In a large autopsy study evaluating the entire coronary tree of sudden cardiac death patients, active (vulnerable) plaques were found in ~60%, and in all patients severe stenoses (>75% diameter reduction) were observed. In another 20% healed postinfarct scares were found (most likely causing malignant arrhythmias) and in another 20% severe nonactive stenoses were present. Given these events in the development of CAD described earlier, a major goal of noninvasive imaging is to identify vulnerable plaques in the coronary circulation that are at risk for occlusion in case of rupture: that is, severely stenosing plaques. Ideally, identification of these plaques would include determination of both plaque mass (to some degree related to stenosis severity) and plaque composition. Although direct visualization of plaques in the coronary circulation and assessment of plaque components is still in an early clinical phase, assessment of stenosis degree by means of perfusion CMR has been evaluated in large clinical single-center and even multicenter trials, which convincingly demonstrated its high prognostic power to predict cardiac death and nonfatal myocardial infarction.
The Perfusion Cardiovascular Magnetic Resonance Protocol
Stress-Only Versus Stress-Rest Examination for the Detection of Hemodynamically Significant Lesions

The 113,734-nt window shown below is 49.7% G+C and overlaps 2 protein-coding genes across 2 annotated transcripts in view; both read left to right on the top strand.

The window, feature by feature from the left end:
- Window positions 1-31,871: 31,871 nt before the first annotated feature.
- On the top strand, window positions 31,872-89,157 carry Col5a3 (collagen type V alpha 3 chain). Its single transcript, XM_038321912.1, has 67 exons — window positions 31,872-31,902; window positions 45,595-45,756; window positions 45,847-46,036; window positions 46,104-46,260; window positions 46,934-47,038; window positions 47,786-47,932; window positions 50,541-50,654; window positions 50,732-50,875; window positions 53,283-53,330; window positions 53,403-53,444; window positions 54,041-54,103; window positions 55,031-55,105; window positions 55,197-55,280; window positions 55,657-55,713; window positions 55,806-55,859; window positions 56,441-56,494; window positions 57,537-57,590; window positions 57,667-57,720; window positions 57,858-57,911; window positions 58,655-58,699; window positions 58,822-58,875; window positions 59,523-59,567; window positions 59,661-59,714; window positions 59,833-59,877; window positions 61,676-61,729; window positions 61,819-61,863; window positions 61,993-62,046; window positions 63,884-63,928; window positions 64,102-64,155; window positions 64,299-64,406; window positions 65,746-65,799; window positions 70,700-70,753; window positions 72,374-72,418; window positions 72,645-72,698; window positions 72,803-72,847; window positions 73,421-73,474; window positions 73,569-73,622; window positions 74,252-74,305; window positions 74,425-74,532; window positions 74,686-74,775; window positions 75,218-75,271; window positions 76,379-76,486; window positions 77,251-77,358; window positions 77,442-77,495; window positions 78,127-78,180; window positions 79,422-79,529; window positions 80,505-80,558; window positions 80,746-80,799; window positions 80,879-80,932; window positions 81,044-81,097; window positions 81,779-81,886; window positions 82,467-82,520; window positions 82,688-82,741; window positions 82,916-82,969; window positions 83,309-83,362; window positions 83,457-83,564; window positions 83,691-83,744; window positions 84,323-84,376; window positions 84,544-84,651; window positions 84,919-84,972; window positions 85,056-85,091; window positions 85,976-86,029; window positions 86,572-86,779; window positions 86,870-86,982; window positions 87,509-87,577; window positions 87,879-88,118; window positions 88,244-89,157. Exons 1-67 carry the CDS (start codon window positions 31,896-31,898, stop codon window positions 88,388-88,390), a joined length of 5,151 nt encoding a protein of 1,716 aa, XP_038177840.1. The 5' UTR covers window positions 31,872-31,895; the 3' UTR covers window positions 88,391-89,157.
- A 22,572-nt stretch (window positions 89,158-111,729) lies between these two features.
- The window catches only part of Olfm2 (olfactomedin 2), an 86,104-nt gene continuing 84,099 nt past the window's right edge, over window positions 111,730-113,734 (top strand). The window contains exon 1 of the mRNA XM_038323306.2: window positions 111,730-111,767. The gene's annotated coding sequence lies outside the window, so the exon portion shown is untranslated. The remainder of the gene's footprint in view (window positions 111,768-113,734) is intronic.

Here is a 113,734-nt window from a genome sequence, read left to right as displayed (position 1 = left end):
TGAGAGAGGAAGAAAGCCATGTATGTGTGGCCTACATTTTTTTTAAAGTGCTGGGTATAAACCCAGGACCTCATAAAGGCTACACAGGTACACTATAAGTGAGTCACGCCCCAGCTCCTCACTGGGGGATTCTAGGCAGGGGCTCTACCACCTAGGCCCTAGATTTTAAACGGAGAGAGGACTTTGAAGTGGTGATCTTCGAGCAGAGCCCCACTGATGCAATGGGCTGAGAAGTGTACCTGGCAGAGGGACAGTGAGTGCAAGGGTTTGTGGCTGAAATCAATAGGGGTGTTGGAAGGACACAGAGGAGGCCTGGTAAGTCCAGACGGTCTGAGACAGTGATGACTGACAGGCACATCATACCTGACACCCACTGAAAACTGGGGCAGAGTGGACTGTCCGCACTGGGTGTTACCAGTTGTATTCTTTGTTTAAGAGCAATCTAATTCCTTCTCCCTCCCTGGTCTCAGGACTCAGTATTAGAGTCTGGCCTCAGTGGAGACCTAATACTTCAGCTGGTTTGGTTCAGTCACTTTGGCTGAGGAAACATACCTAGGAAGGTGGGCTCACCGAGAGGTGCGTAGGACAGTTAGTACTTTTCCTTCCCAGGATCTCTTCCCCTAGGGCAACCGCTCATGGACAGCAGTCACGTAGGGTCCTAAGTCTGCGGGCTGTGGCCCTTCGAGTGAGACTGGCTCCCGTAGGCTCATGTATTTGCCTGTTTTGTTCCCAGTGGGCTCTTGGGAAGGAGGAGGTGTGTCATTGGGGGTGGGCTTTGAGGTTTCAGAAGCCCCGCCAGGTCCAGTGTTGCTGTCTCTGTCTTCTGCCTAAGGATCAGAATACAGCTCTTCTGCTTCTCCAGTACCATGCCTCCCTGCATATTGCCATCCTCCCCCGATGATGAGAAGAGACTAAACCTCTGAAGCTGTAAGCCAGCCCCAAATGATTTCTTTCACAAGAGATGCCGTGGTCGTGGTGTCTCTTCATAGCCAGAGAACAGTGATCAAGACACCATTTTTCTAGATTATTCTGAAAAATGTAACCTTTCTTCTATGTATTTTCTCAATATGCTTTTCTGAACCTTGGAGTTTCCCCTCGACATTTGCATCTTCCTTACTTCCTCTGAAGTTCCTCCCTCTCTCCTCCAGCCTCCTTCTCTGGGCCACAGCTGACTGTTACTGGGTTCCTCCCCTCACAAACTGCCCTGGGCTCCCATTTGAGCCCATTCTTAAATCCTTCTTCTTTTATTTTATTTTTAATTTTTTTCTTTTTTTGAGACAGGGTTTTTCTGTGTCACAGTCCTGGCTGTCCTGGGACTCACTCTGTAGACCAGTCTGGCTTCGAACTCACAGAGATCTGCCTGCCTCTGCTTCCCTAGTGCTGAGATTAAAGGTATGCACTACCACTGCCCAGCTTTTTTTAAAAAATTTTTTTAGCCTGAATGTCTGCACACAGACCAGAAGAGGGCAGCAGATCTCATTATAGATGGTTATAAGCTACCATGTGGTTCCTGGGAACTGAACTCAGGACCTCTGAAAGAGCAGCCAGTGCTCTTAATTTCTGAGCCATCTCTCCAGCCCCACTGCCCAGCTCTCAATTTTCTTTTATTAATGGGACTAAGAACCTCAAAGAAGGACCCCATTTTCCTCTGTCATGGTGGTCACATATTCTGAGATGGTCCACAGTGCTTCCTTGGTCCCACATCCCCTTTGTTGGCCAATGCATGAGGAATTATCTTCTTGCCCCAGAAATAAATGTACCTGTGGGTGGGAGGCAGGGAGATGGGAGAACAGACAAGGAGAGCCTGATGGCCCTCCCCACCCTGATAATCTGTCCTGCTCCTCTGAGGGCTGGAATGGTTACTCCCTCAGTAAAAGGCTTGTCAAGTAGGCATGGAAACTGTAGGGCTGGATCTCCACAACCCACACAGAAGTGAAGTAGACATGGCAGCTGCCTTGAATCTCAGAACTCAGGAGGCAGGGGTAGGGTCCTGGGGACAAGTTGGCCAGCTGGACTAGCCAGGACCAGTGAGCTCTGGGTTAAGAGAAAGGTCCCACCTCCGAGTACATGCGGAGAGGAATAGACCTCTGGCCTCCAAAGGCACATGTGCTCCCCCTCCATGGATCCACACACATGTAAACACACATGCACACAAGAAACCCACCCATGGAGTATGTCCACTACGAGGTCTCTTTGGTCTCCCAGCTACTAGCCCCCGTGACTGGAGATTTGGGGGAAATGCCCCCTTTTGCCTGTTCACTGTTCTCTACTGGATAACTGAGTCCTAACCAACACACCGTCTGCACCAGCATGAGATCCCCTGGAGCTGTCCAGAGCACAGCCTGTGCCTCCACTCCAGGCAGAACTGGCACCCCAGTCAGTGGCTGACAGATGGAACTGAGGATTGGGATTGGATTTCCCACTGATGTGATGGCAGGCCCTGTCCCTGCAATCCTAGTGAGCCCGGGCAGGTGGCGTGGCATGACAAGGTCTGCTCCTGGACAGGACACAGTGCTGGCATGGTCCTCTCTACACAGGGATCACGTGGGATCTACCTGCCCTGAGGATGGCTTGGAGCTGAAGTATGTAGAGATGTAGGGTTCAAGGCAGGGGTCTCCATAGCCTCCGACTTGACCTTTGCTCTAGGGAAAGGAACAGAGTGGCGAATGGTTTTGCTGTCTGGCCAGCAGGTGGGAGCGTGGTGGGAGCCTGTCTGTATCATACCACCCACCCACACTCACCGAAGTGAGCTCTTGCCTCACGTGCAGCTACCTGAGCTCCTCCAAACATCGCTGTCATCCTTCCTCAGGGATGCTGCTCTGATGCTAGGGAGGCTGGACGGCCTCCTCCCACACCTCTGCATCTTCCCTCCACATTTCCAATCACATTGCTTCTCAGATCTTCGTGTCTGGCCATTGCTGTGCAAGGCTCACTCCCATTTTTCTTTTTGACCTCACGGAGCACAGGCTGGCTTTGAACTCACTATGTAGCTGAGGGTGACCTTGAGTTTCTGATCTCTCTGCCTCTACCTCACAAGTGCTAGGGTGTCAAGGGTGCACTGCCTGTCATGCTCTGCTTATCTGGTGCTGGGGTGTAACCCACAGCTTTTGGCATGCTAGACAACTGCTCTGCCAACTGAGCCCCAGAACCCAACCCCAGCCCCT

In fundamental canine experiments, a reduction of coronary artery cross-sectional area was related to resting and hyperemic flow in the vessel. To assess the hemodynamic consequences of a coronary artery stenosis, the maximum hyperemic coronary blood flow during intracoronary adenosine infusion was measured. To compare maximum hyperemic flow in different coronary vessels, hyperemic flow was normalized with resting flow to correct for differences in mass of the vessel-dependent myocardium. Thus the assessment of hemodynamic significance of a coronary artery stenosis was achieved by dividing hyperemic blood flow by resting blood flow: that is, by calculating the coronary flow reserve (CFR). However, the influence of resting hemodynamics on resting flow, and thus on CFR, was recognized. By altering resting heart rate and blood pressure, CFR ranged from 2 to 12 in their experiments. To solve this problem, the relative CFR was proposed as hyperemic blood flow with stenosis divided by hyperemic blood flow without stenosis. This relative CFR eliminates the influence of resting hemodynamics on CFR because hyperemic stenosis flow is normalized by maximum adenosine-induced hyperemic flow that is uncoupled from myocardial oxygen demand. Consequently, this relative CFR remained stable during varying resting hemodynamics (standard deviation [SD] of 17% for relative CFR vs. 45% for the absolute CFR). These findings are in line with a recent CMR study in humans, demonstrating the important effect of resting hemodynamics such as heart rate, contractility, and loading conditions on resting myocardial blood flow and, hence, on absolute CFR. Further evidence that absolute CFR is affected by resting hemodynamics is provided by positron emission tomography (PET) studies on myocardial perfusion performed in patients with CAD. With this technique, a correlation of CFR with percent area stenosis was demonstrated; however, there was a tendency toward even better correlations for hyperemic myocardial flow alone. These data suggest that relating hyperemic flow supplied by stenosed coronary arteries to hyperemic flow supplied by nonstenosed coronary arteries (e.g., represented in a normal database) is advantageous because it eliminates the influence of resting hemodynamics as encountered with the CFR approach. This stress-only approach, which compares hyperemic stenosis flow with hyperemic flow of a normal database, has been successfully applied in several clinical CMR studies. Although the CFR measurements are affected by resting hemodynamics, two additional problems should be kept in mind: (1) matching myocardial regions, for example, the subendocardial layer, for both rest and hyperemic conditions may be difficult because geometry of the heart is changing with changing heart rate and loading, and (2) to obtain accurate results for the CFR calculation, the technique must guarantee a linear relationship between CMR-derived perfusion parameters and true flow over a wide range of flow conditions covering resting and hyperemic flow. A synopsis on advantages and disadvantages on the stress-only and stress-rest protocols is shown in Table 18.1 .